The Return of Benazir Bhutto
- Pakistan Main Page
- The New Republic
- A Shaky Government
- President Musharraf Extends Power
- A Relationship with the Taliban
- Musharraf's Political Troubles
- The Return of Benazir Bhutto
- Bhutto's Assassination and Successor
- Fighting Breaks Out in Kashmir
- A New President and U.S. Involvement
- Government Assaults on Taliban Meet Strong Resistance
- Floods Ravage the Country
- Osama bin Laden Is Killed; Ties with U.S. Further Strained
- Pakistan Faces Internal Strife
- Nawaz Sharif Returns to Post as Prime Minister in Historic Election
- Taliban Leader Killed in a Drone Strike; Pakistan Launches Offensive Against Militants
- Taliban Attack on an Army-Run School Kills Dozens
The Return of Benazir Bhutto
Bhutto returned to Pakistan on Oct. 18 amid much fanfare and jubilation from her supporters. The triumphant mood gave way to panic when a suicide bomber attacked her convoy, killing as many as 135 people. Bhutto survived the attack.
On Nov. 3, Musharraf declared a state of emergency, suspended Pakistan's constitution, and fired Chief Justice Iftakar Mohammed Chaudhry and the other judges on the Supreme Court. In addition, police arrested at least 500 opposition figures. Political opponents said Musharraf had in effect declared martial law. Analysts suggested that Musharraf was trying to preempt an upcoming ruling by the Supreme Court, which was expected to declare he could not constitutionally run for president while head of the military. Musharraf, however, said he acted to stem a rising Islamist insurgency and to "preserve the democratic transition.” On Nov. 5, thousands of lawyers took to the streets to protest the emergency rule. Many clashed with baton-wielding police. As many as 700 lawyers were arrested, including Chaudhry, who was placed under house arrest. Under pressure from U.S. officials, Musharraf said parliamentary elections would take place in Jan. 2008.
On Nov. 9, thousands of police officers barricaded the city of Rawalpindi, the site of a protest planned by Bhutto. She was later placed under house arrest. On Nov. 15, the day that Parliament's five-year term ended, Musharraf swore in a caretaker government, with Mohammedmian Soomro, the chairman of Pakistan's senate, as prime minister. He also lifted Bhutto's house arrest. Later that month, the Supreme Court, stacked with judges loyal to Musharraf, dismissed the case challenging the constitutionality of Musharraf being elected president while head of the military. Former prime minister Nawaz Sharif returned to Pakistan on Nov. 25 after eight years in exile and demanded that Musharraf lift the emergency rule and reinstate the Supreme Court justices that were dismissed on Nov. 3. Sharif, who has refused to share power with Musharraf, poses a formidable political threat to Musharraf.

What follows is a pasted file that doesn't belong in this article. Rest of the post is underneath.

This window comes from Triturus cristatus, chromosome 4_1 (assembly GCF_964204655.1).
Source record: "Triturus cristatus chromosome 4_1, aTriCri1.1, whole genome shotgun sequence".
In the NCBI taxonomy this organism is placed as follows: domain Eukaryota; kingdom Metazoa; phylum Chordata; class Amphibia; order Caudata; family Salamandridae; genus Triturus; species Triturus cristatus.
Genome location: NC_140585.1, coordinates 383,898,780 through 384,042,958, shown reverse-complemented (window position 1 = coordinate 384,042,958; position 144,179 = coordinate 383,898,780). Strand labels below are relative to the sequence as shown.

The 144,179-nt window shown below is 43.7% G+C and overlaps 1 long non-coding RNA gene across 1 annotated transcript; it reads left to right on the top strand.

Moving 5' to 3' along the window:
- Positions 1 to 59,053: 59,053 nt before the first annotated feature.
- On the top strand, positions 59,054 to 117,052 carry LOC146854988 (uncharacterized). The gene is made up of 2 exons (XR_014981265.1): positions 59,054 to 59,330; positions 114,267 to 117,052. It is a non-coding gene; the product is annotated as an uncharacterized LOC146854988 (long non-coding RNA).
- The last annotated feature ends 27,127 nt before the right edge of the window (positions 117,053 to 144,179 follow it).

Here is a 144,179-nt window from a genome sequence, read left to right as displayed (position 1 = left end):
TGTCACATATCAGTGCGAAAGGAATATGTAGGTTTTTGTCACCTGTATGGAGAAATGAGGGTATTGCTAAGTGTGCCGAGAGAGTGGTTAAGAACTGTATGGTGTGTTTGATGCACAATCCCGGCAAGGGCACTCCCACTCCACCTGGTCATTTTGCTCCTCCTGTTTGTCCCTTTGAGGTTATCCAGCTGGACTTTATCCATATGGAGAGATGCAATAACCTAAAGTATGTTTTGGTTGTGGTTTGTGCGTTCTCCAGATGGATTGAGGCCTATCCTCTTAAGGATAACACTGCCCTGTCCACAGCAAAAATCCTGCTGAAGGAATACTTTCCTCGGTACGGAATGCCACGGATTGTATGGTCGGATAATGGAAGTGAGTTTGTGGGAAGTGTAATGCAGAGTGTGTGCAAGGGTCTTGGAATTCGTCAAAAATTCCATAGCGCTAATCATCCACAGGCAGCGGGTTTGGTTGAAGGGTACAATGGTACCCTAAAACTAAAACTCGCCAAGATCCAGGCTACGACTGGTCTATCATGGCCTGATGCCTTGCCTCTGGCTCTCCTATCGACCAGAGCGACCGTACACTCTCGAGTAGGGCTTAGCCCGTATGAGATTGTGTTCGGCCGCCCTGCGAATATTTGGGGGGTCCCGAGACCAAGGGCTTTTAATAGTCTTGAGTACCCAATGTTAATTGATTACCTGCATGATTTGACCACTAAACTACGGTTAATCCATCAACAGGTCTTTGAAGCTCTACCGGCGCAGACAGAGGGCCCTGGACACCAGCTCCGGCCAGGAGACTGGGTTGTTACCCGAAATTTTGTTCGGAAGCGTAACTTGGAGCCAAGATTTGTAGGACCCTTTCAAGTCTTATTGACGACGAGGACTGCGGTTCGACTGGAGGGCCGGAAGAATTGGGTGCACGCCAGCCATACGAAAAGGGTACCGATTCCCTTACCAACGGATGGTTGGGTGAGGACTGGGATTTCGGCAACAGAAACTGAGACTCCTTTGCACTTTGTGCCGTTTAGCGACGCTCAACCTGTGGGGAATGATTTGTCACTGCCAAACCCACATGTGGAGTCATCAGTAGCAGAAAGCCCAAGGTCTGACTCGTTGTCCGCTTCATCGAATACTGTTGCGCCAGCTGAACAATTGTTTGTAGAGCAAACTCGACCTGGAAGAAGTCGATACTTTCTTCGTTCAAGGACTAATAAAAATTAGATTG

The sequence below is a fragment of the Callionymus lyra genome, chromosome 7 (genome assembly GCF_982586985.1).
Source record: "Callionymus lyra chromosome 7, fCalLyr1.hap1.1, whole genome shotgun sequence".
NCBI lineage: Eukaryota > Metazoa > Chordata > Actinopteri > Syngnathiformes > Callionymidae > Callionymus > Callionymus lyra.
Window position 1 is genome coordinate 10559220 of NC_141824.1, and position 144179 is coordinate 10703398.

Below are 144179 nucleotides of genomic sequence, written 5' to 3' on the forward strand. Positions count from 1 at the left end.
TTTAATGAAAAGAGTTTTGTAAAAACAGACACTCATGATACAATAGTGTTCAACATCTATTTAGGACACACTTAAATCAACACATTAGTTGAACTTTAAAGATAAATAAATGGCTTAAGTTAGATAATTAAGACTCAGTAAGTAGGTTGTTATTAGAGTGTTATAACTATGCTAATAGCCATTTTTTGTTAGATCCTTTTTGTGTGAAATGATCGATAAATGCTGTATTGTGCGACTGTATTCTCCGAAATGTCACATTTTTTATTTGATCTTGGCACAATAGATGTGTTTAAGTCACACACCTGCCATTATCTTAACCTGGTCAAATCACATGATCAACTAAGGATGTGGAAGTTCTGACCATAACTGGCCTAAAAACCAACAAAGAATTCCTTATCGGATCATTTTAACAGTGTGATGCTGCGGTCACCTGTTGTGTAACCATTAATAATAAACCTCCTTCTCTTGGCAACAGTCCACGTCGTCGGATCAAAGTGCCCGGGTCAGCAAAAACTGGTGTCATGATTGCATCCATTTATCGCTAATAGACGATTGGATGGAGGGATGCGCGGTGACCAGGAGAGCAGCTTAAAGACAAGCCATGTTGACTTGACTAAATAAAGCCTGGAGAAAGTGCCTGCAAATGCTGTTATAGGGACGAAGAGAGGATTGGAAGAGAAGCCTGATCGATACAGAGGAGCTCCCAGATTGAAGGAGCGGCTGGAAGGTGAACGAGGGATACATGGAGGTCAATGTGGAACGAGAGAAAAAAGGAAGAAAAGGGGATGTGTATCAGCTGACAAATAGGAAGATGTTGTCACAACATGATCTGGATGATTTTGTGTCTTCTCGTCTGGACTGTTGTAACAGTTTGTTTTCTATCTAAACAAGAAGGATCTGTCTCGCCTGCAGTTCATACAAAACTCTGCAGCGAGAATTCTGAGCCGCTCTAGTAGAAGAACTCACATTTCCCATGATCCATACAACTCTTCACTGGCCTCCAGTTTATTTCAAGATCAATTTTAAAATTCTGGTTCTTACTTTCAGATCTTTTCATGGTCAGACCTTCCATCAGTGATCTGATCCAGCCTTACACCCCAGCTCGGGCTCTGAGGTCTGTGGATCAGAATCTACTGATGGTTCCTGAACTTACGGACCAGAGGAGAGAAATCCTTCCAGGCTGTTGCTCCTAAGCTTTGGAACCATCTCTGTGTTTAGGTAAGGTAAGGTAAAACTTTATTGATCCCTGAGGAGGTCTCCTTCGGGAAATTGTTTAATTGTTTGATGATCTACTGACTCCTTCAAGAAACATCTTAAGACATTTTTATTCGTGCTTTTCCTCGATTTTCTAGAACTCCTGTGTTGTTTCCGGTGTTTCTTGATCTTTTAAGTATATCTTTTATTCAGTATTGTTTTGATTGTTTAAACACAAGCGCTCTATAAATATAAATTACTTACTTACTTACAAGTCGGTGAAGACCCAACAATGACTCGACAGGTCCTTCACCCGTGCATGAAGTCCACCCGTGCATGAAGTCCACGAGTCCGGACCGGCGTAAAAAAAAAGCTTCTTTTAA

Musharraf stepped down as military chief on Nov. 28, the day before being sworn in as a civilian president. Gen. Ashfaq Parvez Kayani, the former head of Pakistan’s intelligence agency, Inter-Services Intelligence, took over as army chief. Since he no longer controls the military, Musharraf's power over Pakistan has been significantly diminished.
Musharraf ended emergency rule on Dec. 14 and restored the constitution. At the same time, however, he issued several executive orders and constitutional amendments that precluded any legal challenges related to his actions during and after emergency rule and barred the judges whom he fired from resuming their positions. "Today I am feeling very happy that all the promises that I have made to the people, to the country, have been fulfilled," he said.